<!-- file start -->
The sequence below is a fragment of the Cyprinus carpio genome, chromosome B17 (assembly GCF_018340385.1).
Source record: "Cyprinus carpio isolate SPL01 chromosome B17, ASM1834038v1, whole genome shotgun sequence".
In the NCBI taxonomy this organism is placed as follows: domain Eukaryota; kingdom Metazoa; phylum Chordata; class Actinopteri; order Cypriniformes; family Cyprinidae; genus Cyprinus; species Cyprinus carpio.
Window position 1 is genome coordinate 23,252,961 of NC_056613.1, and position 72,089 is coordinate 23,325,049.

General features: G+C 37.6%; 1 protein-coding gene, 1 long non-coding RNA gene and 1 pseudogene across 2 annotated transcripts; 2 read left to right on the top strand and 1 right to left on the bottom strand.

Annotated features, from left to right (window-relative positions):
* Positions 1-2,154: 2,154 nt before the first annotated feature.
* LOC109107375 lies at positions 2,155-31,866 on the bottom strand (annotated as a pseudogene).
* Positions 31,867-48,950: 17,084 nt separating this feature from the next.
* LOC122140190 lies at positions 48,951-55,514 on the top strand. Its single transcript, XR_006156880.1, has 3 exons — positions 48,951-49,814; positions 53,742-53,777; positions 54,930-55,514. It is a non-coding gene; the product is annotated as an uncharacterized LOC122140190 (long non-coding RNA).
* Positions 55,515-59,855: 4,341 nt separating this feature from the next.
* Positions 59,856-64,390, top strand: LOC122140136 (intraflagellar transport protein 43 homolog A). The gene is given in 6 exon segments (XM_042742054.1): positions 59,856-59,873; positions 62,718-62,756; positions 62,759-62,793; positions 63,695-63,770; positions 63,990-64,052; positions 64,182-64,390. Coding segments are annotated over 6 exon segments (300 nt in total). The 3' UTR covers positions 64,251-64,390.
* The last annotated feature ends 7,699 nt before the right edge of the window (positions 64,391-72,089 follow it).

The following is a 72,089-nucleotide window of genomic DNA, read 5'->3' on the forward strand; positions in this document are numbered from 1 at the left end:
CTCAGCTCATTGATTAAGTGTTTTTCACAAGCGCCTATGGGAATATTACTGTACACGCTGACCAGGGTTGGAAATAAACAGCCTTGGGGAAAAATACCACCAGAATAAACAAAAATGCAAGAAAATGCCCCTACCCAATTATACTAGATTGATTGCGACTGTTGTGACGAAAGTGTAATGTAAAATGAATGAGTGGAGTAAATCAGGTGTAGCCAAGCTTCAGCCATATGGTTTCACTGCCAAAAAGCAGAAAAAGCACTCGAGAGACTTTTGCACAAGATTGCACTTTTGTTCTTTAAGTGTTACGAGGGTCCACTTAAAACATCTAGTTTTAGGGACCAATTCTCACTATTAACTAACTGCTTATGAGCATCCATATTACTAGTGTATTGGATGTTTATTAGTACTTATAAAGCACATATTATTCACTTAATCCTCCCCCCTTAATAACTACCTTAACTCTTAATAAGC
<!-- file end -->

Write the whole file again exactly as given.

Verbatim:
The sequence below is a fragment of the Cyprinus carpio genome, chromosome B17 (assembly GCF_018340385.1).
Source record: "Cyprinus carpio isolate SPL01 chromosome B17, ASM1834038v1, whole genome shotgun sequence".
In the NCBI taxonomy this organism is placed as follows: domain Eukaryota; kingdom Metazoa; phylum Chordata; class Actinopteri; order Cypriniformes; family Cyprinidae; genus Cyprinus; species Cyprinus carpio.
Window position 1 is genome coordinate 23,252,961 of NC_056613.1, and position 72,089 is coordinate 23,325,049.

General features: G+C 37.6%; 1 protein-coding gene, 1 long non-coding RNA gene and 1 pseudogene across 2 annotated transcripts; 2 read left to right on the top strand and 1 right to left on the bottom strand.

Annotated features, from left to right (window-relative positions):
* Positions 1-2,154: 2,154 nt before the first annotated feature.
* LOC109107375 lies at positions 2,155-31,866 on the bottom strand (annotated as a pseudogene).
* Positions 31,867-48,950: 17,084 nt separating this feature from the next.
* LOC122140190 lies at positions 48,951-55,514 on the top strand. Its single transcript, XR_006156880.1, has 3 exons — positions 48,951-49,814; positions 53,742-53,777; positions 54,930-55,514. It is a non-coding gene; the product is annotated as an uncharacterized LOC122140190 (long non-coding RNA).
* Positions 55,515-59,855: 4,341 nt separating this feature from the next.
* Positions 59,856-64,390, top strand: LOC122140136 (intraflagellar transport protein 43 homolog A). The gene is given in 6 exon segments (XM_042742054.1): positions 59,856-59,873; positions 62,718-62,756; positions 62,759-62,793; positions 63,695-63,770; positions 63,990-64,052; positions 64,182-64,390. Coding segments are annotated over 6 exon segments (300 nt in total). The 3' UTR covers positions 64,251-64,390.
* The last annotated feature ends 7,699 nt before the right edge of the window (positions 64,391-72,089 follow it).

The following is a 72,089-nucleotide window of genomic DNA, read 5'->3' on the forward strand; positions in this document are numbered from 1 at the left end:
CTCAGCTCATTGATTAAGTGTTTTTCACAAGCGCCTATGGGAATATTACTGTACACGCTGACCAGGGTTGGAAATAAACAGCCTTGGGGAAAAATACCACCAGAATAAACAAAAATGCAAGAAAATGCCCCTACCCAATTATACTAGATTGATTGCGACTGTTGTGACGAAAGTGTAATGTAAAATGAATGAGTGGAGTAAATCAGGTGTAGCCAAGCTTCAGCCATATGGTTTCACTGCCAAAAAGCAGAAAAAGCACTCGAGAGACTTTTGCACAAGATTGCACTTTTGTTCTTTAAGTGTTACGAGGGTCCACTTAAAACATCTAGTTTTAGGGACCAATTCTCACTATTAACTAACTGCTTATGAGCATCCATATTACTAGTGTATTGGATGTTTATTAGTACTTATAAAGCACATATTATTCACTTAATCCTCCCCCCTTAATAACTACCTTAACTCTTAATAAGC